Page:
Gill Bennett MA, OBE, FRHistS is an Associate Fellow of RUSI. She was Chief Historian of the Foreign Office from 1995-2005, and senior editor of its official history of British foreign policy, Documents on British Policy Overseas. As a historian in Whitehall for over forty years, she provided historical advice to twelve foreign secretaries under six prime ministers, from Edward Heath to Tony Blair. In 1998, in her role as Chief Historian of the Foreign Office, she was commissioned to write a report into the Zinoviev Letter affair for the Foreign Secretary, Robin Cook. A specialist in the history of secret intelligence, Gill published a ground-breaking biography, Churchill's Man of Mystery: Desmond Morton and the World of Intelligence (2006). Her most recent book, Six Moments of Crisis: Inside British Foreign Policy, was published by Oxford University Press in 2013.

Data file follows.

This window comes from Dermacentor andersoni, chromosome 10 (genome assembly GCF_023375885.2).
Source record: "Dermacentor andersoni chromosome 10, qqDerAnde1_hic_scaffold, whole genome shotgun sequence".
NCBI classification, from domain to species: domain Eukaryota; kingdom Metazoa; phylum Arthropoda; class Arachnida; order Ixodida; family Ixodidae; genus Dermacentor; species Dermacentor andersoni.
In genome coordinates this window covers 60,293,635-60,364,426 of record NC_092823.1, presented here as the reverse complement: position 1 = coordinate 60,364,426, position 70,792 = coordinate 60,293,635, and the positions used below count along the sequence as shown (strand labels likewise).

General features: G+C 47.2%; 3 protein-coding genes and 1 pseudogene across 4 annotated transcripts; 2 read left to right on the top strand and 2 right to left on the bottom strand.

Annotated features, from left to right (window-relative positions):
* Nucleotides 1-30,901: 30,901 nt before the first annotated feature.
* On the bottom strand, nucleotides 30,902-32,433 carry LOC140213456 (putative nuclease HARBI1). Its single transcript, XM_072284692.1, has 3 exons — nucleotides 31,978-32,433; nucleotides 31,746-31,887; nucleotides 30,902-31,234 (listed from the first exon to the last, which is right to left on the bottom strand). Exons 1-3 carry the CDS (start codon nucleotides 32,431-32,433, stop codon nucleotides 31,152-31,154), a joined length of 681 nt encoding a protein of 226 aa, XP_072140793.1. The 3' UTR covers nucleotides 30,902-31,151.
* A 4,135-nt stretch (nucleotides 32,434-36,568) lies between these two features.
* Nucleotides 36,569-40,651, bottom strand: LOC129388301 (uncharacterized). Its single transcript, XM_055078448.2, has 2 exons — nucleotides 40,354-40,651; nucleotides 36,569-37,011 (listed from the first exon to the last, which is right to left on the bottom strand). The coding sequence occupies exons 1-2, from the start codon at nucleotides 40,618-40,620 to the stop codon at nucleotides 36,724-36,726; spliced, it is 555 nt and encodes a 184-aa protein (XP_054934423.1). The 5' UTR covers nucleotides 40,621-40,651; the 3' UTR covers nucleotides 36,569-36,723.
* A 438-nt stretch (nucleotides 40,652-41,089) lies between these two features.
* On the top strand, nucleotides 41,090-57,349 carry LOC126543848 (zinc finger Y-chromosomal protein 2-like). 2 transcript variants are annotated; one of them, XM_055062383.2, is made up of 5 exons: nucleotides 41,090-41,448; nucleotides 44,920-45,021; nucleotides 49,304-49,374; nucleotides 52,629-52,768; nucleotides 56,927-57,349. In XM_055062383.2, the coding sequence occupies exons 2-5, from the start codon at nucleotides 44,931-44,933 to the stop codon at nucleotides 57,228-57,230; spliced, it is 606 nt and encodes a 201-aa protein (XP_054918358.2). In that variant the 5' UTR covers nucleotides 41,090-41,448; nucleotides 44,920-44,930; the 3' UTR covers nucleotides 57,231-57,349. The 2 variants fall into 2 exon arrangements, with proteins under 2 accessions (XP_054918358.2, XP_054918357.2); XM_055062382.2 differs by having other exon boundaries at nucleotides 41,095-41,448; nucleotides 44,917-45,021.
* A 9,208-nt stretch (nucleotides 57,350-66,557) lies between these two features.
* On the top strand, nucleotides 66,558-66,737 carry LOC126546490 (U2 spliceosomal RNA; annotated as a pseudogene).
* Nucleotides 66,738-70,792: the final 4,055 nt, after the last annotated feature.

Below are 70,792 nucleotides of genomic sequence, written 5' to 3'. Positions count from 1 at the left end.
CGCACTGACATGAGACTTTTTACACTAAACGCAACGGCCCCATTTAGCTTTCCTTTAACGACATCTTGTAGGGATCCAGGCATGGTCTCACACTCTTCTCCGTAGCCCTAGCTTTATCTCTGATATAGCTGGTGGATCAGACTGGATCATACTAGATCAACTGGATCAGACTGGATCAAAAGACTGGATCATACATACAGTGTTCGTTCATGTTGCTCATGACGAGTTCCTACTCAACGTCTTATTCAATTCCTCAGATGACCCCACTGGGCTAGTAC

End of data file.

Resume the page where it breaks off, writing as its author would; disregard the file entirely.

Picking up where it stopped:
A brilliant, gripping dissection of the most famous 'fake news' in twentieth-century Britain and its dramatic impact on relations with Russia, British politics, and the intelligence services. * Christopher Andrew, Emeritus Professor of Modern and Contemporary History, University of Cambridge, and author of The Secret World: A History of Intelligence * Did Gill Bennett, the Miss Marple of secret service archives, have a premonition when setting out to write this fascinating book, that current events would shape its market? The Zinoviev Letter has the lot - possible subversion of a Western democratic election, forged documents, fake news, clandestine networks and an array of characters straight out of Central Casting. The ultimate mystery of who wrote the 1924 letter, which was read round the world, still remains. But Gill Bennett's account is the closest we have got so far to finding out who did what, with what and for whom. * Lord Peter Hennessy * [A] superb book, a compelling mixture of history, anecdote and historiography ... Bennett tells a story that could have been a plot from an Ealing comedy, featuring a motley crew of retired services types and chancers, cynical Foreign Office mandarins, inept politicians, intriguing Bolsheviks and dispossessed White Russians ... [a] careful and scrupulous study. * Simon Heffer, Literary Review * A well-written, scrupulously researched and argued account of an enduring mystery that neatly illustrates the haphazard interactions of politics, bureaucracy and history. In the absence of further new evidence, this book is as close as we're likely to get to a definitive account. * Alan Judd, The Spectator * In an age of fake news , when the Zinoviev Letter continues to be used as shorthand for establishment skulduggery, historians have an important role in separating myth from fact, even if many of those facts are, frustratingly, far from clear. This book is a timely addition to that cause. * Giles Udy, The Times *